I am a researcher working on the genetics and genomics of eukaryotic parasites, particularly on parasites that cause neglected tropical diseases. I particularly enjoy working collaboratively, on projects that have both some implications for reducing the burder of NTDs but also raise interesting questions about the genetics or biology of the parasites themselves, or at least require some fun analyses.
I am now a Professor in the School of Biodiversity, One Health and Veterinary Medicine at the University of Glasgow. I am also a member of the Wellcome Centre for Integrative Parasitology. Before moving here in 2022, I was a senior member of the parasite genomics group at the Wellcome Sanger Institute with Matt Berriman for over 10 years. My research has focused on building genomic data resources for eukaryotic parasites, and then using those tools to understand various aspects of parasite biology. I am particularly interested in generating large-scale data on parasite genetic variation, and in understanding parasite population genetics, evolution and epidemiology. I have worked on quite a wide range of organisms, particularly Leishmania, the nematodes Haemonchus contortus and Guinea worm (Dracunculus medinensis), and recently Schistosoma.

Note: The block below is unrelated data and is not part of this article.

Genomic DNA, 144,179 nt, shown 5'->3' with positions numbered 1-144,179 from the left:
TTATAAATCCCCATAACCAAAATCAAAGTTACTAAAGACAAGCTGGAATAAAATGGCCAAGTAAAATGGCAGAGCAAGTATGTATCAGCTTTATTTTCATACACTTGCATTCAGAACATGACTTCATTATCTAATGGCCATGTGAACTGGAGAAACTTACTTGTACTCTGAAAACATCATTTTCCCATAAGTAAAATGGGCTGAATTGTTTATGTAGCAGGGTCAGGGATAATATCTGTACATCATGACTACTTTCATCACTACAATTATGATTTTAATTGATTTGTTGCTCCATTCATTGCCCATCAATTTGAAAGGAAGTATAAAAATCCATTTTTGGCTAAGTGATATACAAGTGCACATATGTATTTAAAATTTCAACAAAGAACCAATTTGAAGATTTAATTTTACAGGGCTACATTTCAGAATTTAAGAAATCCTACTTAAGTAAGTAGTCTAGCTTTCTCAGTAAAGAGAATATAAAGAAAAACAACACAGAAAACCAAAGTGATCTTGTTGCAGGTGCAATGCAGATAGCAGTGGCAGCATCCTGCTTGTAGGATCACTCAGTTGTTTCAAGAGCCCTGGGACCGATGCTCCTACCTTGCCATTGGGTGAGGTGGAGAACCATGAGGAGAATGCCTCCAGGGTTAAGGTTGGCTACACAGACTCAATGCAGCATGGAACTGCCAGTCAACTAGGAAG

Protozoan parasites of the Leishmania donovani complex - L. donovani and L. infantum - cause the fatal disease visceral leishmaniasis. We present the first comprehensive genome-wide global study, with 151 cultured field isolates representing most of the geographical distribution. L. donovani isolates separated into five groups that largely coincide with geographical origin but vary greatly in diversity. In contrast, the majority of L. infantum samples fell into one globally-distributed group with little diversity. This picture is complicated by several hybrid lineages. Identified genetic groups vary in heterozygosity and levels of linkage, suggesting different recombination histories. We characterise chromosome-specific patterns of aneuploidy and identified extensive structural variation, including known and suspected drug resistance loci. This study reveals greater genetic diversity than suggested by geographically-focused studies, provides a resource of genomic variation for future work and sets the scene for a new understanding of the evolution and genetics of the Leishmania donovani complex.